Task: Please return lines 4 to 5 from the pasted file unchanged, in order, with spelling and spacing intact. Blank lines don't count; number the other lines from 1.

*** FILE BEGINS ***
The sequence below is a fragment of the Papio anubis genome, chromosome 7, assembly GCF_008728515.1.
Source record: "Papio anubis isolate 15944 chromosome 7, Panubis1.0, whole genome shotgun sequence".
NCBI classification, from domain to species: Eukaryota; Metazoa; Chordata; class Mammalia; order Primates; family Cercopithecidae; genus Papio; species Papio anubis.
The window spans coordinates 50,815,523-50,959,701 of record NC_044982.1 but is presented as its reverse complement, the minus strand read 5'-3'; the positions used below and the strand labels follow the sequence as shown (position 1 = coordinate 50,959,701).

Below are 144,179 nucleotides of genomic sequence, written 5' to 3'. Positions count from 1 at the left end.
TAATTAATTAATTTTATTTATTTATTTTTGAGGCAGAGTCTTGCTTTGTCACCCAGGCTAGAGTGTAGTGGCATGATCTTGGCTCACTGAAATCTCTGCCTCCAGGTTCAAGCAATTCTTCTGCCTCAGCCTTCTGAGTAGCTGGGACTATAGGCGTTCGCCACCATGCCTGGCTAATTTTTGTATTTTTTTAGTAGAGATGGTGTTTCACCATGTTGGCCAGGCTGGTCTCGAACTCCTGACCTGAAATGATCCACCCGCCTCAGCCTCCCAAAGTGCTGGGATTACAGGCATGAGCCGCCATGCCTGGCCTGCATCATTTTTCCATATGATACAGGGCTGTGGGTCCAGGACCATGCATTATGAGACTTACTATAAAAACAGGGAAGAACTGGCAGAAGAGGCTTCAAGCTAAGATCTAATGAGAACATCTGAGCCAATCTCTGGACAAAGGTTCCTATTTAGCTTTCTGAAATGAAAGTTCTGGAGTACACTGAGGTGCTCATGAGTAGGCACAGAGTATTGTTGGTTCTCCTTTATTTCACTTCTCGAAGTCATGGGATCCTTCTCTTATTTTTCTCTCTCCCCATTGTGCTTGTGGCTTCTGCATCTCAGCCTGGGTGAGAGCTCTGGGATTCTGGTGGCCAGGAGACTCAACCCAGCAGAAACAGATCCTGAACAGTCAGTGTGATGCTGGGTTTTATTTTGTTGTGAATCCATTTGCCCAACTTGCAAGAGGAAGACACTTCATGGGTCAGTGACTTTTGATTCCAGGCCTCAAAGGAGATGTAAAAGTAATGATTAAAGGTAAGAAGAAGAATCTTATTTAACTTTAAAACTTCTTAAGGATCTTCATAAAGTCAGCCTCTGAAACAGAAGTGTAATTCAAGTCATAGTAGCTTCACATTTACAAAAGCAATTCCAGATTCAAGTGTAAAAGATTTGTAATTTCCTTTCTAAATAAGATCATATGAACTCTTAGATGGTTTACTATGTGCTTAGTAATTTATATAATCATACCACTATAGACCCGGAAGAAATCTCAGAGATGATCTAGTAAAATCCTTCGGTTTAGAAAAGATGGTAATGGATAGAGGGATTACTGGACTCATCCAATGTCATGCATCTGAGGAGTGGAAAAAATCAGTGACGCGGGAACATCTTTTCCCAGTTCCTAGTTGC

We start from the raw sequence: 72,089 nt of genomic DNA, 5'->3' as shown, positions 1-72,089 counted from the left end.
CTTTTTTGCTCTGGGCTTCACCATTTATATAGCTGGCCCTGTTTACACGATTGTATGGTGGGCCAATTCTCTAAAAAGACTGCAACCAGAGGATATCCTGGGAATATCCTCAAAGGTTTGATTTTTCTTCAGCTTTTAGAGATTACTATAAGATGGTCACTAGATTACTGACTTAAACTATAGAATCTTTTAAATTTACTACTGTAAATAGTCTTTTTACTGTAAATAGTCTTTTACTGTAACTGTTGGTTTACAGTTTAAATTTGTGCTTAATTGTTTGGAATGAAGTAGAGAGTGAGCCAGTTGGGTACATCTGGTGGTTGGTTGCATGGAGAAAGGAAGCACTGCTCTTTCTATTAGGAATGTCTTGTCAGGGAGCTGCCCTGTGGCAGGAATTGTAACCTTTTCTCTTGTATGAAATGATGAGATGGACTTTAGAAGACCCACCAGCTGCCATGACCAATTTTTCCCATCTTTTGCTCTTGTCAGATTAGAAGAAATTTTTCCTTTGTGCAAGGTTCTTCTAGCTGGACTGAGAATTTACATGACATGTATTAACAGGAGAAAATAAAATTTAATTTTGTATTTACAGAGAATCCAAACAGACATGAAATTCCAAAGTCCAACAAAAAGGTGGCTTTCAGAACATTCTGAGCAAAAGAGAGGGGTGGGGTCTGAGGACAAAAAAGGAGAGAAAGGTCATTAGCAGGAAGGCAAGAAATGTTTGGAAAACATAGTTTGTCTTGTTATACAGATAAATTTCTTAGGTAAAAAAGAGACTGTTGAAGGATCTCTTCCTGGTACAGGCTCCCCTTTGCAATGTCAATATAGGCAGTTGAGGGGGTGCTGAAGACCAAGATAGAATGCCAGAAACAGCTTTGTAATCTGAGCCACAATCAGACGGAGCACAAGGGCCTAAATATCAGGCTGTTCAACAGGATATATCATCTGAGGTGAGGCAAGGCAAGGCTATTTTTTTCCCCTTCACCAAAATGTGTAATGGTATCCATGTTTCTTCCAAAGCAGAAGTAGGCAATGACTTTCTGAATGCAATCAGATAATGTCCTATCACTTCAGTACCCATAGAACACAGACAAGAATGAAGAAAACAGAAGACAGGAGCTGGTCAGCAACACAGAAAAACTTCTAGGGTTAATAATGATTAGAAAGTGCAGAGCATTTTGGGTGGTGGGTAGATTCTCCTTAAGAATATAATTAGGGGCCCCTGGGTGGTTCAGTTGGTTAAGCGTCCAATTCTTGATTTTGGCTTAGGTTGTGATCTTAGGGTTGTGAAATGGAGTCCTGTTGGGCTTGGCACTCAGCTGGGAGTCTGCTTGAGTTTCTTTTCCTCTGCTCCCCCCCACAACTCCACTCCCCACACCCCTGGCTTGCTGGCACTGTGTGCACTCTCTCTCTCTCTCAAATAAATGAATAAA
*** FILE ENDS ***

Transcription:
The window spans coordinates 50,815,523-50,959,701 of record NC_044982.1 but is presented as its reverse complement, the minus strand read 5'-3'; the positions used below and the strand labels follow the sequence as shown (position 1 = coordinate 50,959,701).

Below are 144,179 nucleotides of genomic sequence, written 5' to 3'. Positions count from 1 at the left end.